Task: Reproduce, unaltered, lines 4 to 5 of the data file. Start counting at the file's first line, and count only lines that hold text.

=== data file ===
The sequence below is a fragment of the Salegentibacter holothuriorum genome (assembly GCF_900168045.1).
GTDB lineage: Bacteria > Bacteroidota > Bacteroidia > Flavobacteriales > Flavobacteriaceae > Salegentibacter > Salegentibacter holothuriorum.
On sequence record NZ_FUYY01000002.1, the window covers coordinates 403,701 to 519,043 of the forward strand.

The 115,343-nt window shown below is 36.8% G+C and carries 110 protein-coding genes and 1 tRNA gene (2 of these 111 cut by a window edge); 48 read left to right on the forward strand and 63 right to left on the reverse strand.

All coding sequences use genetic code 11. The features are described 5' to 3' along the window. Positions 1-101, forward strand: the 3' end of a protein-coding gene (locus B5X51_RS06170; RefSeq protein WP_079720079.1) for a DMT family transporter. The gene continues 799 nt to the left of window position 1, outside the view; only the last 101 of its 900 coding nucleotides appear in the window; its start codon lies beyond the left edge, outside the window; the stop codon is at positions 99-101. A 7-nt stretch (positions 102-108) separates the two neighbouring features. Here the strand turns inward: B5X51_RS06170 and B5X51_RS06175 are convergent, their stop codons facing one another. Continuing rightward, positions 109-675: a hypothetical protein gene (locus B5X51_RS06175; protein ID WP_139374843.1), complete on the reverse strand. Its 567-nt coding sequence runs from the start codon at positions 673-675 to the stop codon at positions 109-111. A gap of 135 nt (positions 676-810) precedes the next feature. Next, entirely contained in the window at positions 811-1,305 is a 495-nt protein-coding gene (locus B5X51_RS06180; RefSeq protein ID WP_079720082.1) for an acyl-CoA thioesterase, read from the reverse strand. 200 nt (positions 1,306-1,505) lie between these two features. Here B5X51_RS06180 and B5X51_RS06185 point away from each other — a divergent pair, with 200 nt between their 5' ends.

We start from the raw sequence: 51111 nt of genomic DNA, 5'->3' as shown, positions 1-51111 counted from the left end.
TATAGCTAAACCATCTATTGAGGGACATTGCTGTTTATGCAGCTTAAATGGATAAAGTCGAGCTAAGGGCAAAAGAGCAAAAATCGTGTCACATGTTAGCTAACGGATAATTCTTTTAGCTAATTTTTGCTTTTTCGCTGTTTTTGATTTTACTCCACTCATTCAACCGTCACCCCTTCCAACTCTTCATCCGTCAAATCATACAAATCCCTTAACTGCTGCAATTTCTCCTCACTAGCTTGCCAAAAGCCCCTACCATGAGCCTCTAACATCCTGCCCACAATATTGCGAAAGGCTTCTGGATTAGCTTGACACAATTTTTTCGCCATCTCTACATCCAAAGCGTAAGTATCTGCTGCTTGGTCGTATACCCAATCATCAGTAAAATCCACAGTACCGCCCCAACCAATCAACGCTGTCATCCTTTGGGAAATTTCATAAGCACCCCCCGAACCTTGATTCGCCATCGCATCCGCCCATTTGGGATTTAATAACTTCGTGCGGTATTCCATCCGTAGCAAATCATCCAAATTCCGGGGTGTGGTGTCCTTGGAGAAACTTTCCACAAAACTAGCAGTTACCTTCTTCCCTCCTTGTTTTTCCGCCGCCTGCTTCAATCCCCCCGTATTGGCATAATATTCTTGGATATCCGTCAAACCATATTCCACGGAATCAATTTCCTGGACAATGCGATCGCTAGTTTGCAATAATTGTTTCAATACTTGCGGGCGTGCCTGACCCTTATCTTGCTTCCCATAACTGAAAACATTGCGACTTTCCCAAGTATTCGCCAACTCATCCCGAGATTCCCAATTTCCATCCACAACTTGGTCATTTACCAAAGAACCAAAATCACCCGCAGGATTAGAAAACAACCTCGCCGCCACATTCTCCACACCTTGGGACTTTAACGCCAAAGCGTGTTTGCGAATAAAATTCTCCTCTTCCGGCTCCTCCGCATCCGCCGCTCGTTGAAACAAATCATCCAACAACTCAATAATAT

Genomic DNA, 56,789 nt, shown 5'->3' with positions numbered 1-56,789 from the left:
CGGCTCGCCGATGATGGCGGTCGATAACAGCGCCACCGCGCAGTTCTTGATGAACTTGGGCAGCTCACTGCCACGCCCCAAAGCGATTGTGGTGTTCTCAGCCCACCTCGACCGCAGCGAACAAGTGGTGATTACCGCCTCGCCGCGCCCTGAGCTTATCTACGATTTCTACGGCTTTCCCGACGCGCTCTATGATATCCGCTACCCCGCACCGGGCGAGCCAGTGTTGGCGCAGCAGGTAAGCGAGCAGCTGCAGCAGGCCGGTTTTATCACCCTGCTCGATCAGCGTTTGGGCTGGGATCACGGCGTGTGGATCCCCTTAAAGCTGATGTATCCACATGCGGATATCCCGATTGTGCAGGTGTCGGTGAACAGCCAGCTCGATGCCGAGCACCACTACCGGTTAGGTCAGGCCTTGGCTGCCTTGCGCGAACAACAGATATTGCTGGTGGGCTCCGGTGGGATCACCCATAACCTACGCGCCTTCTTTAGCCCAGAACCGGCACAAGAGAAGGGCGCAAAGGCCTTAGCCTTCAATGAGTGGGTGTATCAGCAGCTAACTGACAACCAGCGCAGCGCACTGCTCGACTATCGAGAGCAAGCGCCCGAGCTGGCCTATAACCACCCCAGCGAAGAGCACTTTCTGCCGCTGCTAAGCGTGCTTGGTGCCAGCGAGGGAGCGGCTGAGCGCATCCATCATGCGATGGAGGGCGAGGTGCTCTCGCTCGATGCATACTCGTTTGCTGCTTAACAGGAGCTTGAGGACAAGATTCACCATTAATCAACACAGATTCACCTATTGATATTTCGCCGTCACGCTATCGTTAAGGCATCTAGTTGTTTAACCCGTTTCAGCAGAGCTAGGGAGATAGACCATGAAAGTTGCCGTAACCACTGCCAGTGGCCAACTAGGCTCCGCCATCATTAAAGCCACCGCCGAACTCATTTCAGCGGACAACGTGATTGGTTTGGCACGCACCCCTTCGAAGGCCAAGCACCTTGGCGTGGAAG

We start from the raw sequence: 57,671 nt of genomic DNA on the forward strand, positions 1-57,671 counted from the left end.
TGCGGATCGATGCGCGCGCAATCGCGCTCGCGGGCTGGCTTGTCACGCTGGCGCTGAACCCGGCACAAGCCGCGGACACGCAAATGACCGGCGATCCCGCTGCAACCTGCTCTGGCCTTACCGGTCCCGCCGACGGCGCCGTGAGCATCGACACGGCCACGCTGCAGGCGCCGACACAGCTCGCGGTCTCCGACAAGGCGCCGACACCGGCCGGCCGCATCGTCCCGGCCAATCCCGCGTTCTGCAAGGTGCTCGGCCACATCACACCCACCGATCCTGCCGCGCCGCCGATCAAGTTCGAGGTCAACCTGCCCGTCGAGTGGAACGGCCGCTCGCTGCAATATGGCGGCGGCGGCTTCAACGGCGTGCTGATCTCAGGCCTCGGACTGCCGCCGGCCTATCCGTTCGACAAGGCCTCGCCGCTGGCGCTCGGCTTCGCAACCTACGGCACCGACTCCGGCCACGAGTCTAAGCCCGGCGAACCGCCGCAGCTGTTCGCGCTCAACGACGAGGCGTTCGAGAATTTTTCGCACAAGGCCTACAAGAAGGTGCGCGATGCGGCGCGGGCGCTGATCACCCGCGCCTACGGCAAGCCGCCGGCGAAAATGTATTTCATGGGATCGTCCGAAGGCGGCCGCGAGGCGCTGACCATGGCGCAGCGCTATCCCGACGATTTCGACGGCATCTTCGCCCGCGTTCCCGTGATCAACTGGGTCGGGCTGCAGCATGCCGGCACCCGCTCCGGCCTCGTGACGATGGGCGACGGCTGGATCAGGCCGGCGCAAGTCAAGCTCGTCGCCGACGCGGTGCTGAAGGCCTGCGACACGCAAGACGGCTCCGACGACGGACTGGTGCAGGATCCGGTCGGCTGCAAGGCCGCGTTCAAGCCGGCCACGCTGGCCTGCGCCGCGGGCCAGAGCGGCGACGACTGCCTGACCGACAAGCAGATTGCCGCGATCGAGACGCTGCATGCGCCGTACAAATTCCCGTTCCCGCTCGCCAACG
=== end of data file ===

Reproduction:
The 115,343-nt window shown below is 36.8% G+C and carries 110 protein-coding genes and 1 tRNA gene (2 of these 111 cut by a window edge); 48 read left to right on the forward strand and 63 right to left on the reverse strand.

All coding sequences use genetic code 11. The features are described 5' to 3' along the window. Positions 1-101, forward strand: the 3' end of a protein-coding gene (locus B5X51_RS06170; RefSeq protein WP_079720079.1) for a DMT family transporter. The gene continues 799 nt to the left of window position 1, outside the view; only the last 101 of its 900 coding nucleotides appear in the window; its start codon lies beyond the left edge, outside the window; the stop codon is at positions 99-101. A 7-nt stretch (positions 102-108) separates the two neighbouring features. Here the strand turns inward: B5X51_RS06170 and B5X51_RS06175 are convergent, their stop codons facing one another. Continuing rightward, positions 109-675: a hypothetical protein gene (locus B5X51_RS06175; protein ID WP_139374843.1), complete on the reverse strand. Its 567-nt coding sequence runs from the start codon at positions 673-675 to the stop codon at positions 109-111. A gap of 135 nt (positions 676-810) precedes the next feature. Next, entirely contained in the window at positions 811-1,305 is a 495-nt protein-coding gene (locus B5X51_RS06180; RefSeq protein ID WP_079720082.1) for an acyl-CoA thioesterase, read from the reverse strand. 200 nt (positions 1,306-1,505) lie between these two features. Here B5X51_RS06180 and B5X51_RS06185 point away from each other — a divergent pair, with 200 nt between their 5' ends.